For Immediate Release

Trump Administration Proposes Rollback of Old Growth Protections in Eastern Oregon

August 11, 2020 -- Enterprise, OR

The Trump administration and the US Forest Service unveiled a proposal today to undermine long standing protections for large and old trees in Eastern Oregon. These protections - commonly known as “The Eastside Screens” were put into place primarily to protect wildlife habitat. Conservation groups expressed alarm at the proposal, the process, and the speed at which it is occurring.

Notably, the proposal has replaced a "standard" with a "guideline". As a practical matter, a guideline is essentially an unenforceable suggestion whereas a standard is a mandatory and enforceable protection. 

Representatives from Oregon Wild had this to say:

Rob Klavins, Northeast Oregon Field Coordinator, Oregon Wild, Enterprise, Oregon

We are deeply disappointed to see the Trump Administration and the Forest Service propose to undermine protections for big and old trees in Eastern Oregon.

These protections have worked to protect wildlife habitat, clean water, and sequester carbon for two decades. They were meant to be just a part of a package of more comprehensive protections that the agency never developed. They now stand as the most meaningful protections for eastern Oregon’s remaining old growth and big trees.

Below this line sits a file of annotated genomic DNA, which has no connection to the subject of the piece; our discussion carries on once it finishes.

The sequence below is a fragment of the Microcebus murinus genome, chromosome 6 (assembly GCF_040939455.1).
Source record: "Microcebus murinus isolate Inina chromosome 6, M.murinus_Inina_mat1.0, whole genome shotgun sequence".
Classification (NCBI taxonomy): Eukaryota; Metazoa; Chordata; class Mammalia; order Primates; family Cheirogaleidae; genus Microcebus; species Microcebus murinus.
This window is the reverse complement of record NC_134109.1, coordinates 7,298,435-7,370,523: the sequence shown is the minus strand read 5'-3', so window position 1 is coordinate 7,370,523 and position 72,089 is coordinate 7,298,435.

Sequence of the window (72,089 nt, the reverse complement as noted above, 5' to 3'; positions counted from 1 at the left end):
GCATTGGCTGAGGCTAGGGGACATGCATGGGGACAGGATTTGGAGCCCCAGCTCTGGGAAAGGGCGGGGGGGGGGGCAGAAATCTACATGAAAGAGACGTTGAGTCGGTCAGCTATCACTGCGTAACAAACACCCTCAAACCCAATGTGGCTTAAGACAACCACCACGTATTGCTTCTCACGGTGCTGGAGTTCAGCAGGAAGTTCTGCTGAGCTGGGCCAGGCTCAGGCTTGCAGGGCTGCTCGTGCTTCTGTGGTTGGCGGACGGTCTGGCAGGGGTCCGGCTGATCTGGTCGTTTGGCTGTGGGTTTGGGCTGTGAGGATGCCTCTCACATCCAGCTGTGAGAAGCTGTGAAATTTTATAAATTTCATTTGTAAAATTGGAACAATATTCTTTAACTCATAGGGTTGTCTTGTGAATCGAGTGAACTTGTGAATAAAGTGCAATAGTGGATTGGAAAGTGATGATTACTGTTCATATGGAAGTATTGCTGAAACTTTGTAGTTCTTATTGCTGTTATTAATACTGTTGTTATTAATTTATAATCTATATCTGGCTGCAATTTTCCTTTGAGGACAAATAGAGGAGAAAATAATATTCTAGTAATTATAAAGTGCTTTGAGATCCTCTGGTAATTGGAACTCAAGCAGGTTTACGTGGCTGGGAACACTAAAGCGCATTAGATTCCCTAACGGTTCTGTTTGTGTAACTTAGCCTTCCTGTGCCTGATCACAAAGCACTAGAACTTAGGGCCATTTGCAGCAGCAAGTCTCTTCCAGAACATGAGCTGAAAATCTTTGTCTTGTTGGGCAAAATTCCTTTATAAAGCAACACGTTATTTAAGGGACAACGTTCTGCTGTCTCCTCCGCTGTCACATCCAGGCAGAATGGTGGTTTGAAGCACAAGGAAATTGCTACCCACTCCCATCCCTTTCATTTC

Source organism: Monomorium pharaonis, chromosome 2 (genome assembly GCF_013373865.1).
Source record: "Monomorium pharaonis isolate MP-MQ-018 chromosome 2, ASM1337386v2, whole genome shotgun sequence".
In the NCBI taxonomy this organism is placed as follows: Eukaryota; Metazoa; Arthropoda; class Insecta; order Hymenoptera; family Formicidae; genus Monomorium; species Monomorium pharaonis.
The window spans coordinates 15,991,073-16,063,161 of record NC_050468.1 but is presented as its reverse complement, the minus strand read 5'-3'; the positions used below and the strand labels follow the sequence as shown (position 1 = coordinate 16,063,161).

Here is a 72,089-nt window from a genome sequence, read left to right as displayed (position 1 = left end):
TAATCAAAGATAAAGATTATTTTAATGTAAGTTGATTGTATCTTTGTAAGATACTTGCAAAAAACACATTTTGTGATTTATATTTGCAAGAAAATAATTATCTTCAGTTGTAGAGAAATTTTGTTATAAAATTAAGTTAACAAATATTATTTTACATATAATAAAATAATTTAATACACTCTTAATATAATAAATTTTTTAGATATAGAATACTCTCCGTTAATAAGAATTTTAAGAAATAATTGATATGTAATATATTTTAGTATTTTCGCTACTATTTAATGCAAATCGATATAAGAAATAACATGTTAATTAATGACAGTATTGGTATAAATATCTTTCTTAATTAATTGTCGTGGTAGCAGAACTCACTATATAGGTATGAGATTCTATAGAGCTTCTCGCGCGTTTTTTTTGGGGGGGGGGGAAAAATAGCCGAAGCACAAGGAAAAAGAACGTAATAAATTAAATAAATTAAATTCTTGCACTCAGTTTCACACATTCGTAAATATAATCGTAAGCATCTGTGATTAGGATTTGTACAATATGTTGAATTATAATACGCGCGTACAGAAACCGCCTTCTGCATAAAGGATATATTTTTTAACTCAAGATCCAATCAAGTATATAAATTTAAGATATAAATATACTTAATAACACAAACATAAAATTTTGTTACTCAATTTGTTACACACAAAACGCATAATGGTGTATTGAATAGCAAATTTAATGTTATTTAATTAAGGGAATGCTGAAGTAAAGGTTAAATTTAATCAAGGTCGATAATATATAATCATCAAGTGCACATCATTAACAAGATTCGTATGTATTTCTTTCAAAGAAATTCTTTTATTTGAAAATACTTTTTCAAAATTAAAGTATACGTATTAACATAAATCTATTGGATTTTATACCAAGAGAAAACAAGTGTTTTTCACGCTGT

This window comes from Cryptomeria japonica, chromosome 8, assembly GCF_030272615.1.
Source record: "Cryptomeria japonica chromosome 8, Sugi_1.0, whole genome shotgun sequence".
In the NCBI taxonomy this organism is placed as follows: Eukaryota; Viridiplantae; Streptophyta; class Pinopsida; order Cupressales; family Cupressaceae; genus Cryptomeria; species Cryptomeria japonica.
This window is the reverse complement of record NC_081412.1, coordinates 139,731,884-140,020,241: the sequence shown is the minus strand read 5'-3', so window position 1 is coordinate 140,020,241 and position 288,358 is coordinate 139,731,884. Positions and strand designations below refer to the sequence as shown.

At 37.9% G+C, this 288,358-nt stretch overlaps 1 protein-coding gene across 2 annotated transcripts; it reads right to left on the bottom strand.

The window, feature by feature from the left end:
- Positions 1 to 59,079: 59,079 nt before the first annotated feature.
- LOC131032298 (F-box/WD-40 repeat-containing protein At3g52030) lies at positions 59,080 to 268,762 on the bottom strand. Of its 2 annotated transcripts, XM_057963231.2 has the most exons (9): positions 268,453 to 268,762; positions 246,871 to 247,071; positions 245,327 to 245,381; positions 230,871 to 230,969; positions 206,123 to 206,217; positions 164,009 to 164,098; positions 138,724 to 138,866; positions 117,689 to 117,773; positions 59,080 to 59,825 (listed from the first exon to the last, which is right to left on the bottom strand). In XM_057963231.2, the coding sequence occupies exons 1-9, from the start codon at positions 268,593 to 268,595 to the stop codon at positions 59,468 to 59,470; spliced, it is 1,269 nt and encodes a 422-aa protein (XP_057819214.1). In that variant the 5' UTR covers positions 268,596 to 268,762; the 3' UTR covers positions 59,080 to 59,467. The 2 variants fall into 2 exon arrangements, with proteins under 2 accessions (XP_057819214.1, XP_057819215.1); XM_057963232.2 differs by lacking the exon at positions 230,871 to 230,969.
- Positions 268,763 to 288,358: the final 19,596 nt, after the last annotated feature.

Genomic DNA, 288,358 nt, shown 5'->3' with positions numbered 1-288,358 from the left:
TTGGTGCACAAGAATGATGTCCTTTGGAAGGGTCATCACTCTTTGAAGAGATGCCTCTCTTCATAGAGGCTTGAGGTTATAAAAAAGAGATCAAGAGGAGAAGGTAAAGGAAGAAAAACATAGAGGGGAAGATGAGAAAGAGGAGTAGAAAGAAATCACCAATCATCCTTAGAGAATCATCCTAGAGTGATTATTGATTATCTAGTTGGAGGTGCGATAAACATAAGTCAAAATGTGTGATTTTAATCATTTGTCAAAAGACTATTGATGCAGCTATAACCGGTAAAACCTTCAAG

This divisive process has already undermined collaborative efforts in rural Oregon and comes over the objections of conservationists, communities, and independent scientists. Other than delivering political favors to industry, there’s no need to rush this controversial, consequential, and divisive process.

Steve Pedery, Conservation Director, Oregon Wild, Portland, Oregon

The clearcut lobby went all in for Trump in 2016, and it is clear he is going all-out now to reward them before the November election.

This effort to undermine the Eastside Screens and increase old-growth logging is part of a larger pattern of gutting environmental protections and reducing public accountability to benefit Trump's political allies. The timing makes it abundantly clear that the goal is to rush through a half-baked plan before a new president potentially takes office, rather than to craft good policy.

Senators Wyden and Merkley need to stand up to this latest effort by the Trump administration to take advantage of a crisis and undermine fundamental environmental protections.